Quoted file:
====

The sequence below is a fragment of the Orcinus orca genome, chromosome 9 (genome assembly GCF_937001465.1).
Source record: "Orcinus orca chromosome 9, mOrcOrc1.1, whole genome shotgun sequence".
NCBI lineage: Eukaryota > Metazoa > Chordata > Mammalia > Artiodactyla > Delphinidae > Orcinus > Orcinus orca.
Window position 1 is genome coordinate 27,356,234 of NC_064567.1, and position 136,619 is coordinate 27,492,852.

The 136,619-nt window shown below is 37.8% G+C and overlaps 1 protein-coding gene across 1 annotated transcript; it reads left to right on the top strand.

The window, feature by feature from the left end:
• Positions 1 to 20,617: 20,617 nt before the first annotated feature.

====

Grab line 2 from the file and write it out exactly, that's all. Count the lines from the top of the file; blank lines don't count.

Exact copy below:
Source record: "Orcinus orca chromosome 9, mOrcOrc1.1, whole genome shotgun sequence".